7 Lessons from ‘Working Backwards’ by Amazon

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Mark Vletter

15 Nov 2022 Clock 9 min

My goal when reading is learning. I learn a little by reading, I learn more by doing, and I learn most by reflecting on the experience I had while doing. That means this book review is not a summary of the book, but a “Top 7” of the most important things you can learn from “Working Backwards”.

The book describes the inner workings of Amazon. I don’t like Amazon as a company. They have been very successful commercially at the expense of workers peeing in bottles, getting lousy pay, and at the expense of the planet. This, however, does not mean you can’t learn from this economic giant. These seven things I learned from Amazon.

1. Put (leadership) principles on paper

Principles describe the behavior you expect from your colleagues and from yourself. Where Working Backwards talks about leadership principles, I think everyone is a leader in the work they do within an organization. At Voys, we believe that our principles apply to everyone in the organization.

But of course it doesn’t work that way for every company. Organizations such as Philips have a short list of principles that apply to the entire organization. That list is supplemented with leadership principles for management.

What exactly do you record when you put your principles on paper? For me, the culture of an organization equals its behavior. At Voys, this behavior stems from our values ​​and the fact that we work in a self-directed way, which requires different behavior. Our principles are therefore based on our culture, our values ​​and the fact that we are self-managed.

Putting your principles on paper is helpful because it creates clear expectations. You can test not only the behavior of your colleagues, but also your own behaviour. This is useful for existing colleagues and when hiring new people.

2. Raise the bar when recruiting new colleagues

Hiring new people is a big part of the book. What Amazon does is add a person who really lives the principles to the hiring process. This person’s job is to raise the bar of the people who come into the organization. This colleague also helps teams to hire the right people. An independent third party lowers the risk of someone being hired ‘because we really need reinforcements’.

We have not yet added this bar raiser to our hiring process, but we do have a way to test whether candidates fit our aforementioned principles. As with Amazon, we use a lot of STAR questions in the process:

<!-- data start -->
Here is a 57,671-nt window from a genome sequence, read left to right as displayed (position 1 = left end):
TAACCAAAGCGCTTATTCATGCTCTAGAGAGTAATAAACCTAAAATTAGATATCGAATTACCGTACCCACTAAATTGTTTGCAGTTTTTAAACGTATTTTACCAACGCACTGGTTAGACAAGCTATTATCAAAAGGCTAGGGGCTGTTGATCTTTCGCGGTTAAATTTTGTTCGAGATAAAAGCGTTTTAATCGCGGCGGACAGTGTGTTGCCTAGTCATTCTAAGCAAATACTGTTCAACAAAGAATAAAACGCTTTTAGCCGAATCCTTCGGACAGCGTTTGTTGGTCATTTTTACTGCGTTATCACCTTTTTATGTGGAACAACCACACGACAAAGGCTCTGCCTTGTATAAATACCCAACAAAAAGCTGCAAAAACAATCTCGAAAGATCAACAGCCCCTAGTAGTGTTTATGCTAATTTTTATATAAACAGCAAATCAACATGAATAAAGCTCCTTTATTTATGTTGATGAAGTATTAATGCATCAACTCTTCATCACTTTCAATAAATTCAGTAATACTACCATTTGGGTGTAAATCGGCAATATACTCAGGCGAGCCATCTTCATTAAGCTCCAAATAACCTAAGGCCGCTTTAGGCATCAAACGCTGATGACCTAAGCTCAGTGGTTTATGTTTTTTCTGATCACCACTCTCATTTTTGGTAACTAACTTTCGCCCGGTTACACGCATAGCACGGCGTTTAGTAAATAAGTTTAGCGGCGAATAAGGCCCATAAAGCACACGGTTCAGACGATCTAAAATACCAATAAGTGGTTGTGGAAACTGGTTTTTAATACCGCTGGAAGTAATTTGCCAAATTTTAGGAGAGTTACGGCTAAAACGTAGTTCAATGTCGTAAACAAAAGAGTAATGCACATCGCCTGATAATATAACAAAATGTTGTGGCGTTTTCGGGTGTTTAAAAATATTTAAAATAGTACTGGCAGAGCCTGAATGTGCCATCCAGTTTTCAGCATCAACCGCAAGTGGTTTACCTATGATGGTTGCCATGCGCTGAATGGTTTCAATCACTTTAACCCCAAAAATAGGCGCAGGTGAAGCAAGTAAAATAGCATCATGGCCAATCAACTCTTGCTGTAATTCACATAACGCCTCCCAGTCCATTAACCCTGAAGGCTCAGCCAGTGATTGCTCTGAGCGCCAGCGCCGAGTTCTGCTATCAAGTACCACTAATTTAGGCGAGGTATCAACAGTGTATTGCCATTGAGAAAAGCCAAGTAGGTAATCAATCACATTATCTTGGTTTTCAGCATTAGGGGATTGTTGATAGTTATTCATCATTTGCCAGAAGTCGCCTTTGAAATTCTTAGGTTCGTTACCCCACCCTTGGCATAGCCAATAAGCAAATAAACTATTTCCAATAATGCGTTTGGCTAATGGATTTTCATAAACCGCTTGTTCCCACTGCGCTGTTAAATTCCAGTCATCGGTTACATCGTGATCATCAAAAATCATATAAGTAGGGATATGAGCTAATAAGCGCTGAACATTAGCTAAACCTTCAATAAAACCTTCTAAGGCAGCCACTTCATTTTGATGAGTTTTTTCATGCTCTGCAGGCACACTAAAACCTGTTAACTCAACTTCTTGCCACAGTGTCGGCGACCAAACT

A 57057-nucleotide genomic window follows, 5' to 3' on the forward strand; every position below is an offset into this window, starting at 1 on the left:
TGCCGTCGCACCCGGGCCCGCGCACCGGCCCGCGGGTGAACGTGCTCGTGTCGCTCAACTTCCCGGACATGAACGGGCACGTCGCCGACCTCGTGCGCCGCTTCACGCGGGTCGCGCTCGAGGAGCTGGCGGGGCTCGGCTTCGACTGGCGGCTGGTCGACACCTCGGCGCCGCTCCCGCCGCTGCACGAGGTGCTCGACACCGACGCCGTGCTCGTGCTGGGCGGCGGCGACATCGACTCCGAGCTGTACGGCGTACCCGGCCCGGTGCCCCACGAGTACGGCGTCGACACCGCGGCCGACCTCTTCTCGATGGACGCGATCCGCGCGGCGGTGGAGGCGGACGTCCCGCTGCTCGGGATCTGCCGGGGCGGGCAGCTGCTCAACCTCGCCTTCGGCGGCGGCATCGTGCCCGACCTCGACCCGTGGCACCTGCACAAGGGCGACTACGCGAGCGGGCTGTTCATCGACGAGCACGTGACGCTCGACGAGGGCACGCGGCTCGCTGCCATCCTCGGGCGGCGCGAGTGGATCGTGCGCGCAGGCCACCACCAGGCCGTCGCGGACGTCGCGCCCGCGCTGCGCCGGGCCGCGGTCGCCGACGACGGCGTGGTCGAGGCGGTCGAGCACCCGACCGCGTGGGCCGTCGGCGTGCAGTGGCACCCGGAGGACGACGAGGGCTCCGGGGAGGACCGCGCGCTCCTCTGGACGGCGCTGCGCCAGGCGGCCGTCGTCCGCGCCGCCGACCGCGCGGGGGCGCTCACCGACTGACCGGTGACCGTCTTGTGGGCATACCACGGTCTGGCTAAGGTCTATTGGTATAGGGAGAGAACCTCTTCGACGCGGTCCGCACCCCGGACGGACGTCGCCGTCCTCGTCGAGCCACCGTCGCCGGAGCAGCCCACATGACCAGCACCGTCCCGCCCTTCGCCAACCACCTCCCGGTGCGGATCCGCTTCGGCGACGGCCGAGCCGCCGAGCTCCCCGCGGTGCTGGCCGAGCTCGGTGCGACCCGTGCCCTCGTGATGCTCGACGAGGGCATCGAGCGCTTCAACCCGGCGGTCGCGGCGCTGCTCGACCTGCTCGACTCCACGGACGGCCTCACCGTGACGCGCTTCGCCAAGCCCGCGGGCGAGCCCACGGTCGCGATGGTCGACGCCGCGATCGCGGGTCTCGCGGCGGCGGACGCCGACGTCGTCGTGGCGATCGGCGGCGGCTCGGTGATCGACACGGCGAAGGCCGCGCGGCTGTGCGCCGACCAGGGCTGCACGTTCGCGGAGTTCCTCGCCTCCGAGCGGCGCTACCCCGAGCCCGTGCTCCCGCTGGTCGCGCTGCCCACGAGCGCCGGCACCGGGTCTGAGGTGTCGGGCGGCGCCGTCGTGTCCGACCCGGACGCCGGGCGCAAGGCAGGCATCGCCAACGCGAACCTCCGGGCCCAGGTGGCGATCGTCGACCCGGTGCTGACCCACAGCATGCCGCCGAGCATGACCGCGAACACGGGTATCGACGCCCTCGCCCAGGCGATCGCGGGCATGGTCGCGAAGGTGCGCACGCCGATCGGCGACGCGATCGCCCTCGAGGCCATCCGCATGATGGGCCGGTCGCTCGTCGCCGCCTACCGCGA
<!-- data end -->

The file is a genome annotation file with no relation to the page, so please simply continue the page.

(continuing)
• What was the situation?
  • What was the task?
  • What actions have you taken?
  • What was the result?

We want to test actual behaviour.

We do this during an introduction day. During this day, a candidate walks with our team to see if this person fits the organization and the people, and vice versa. I highly recommend this for anyone joining a new organization. It is pleasant for both the candidate and the organization, because you really get to know each other.

As with Amazon, we ask everyone involved in the process, the selection team filled with people the candidate will work with, to write a summary of their experience throughout the day. We do this without mutual consultation, that way colleagues cannot influence each other’s opinion. Written feedback should be thorough, detailed and specific.

What you can learn from Working Backwards in terms of hiring new colleagues is the following:

  1. Standardize the process
  2. Look for people who fit your organizational principles
  3. Add a bar raiser to the process
  4. Provide written notes to dispel prejudice

If I may add: an introduction day is a valuable addition to and a great tool for the recruitment process.

3. Use a rigid system for a flexible strategy

The book also describes how Amazon sets strategy and goals. At Voys, we use something we call the Outlook process that has many similar components. Because we are self-managing, we needed a distributed system to set a strategy and clear goals. We’ve made a four-part video series about this and we’ve written about it extensively in our book on self-direction.

4. Work with one team on one task

Part of Amazon’s system is that the company works with single-threaded leaders. Each Amazon project has a single leader whose sole focus is the project the leader has taken on. The team members also have a single focus on that project.

We copied this at Voys, and it works very well. We do see that Amazon works with larger teams than we do. We try to keep teams as small as possible, as we have found that this yields the best results. If a task becomes too large, it is often divided into two to keep it manageable for small teams.

Working Backwards recommends making sure that you are not dependent on other teams or people within projects and processes. We are big fans of this. We have also done this in the development process by building a service architecture . We have also built in many systems to make asynchronous working really work and to speed up and improve decision-making.

On the latter topic, I made a video in which I name six systems that help you make better decisions. If you would rather read about it, we have published a blog on the subject.

5. Communicate with stories and documents of up to six pages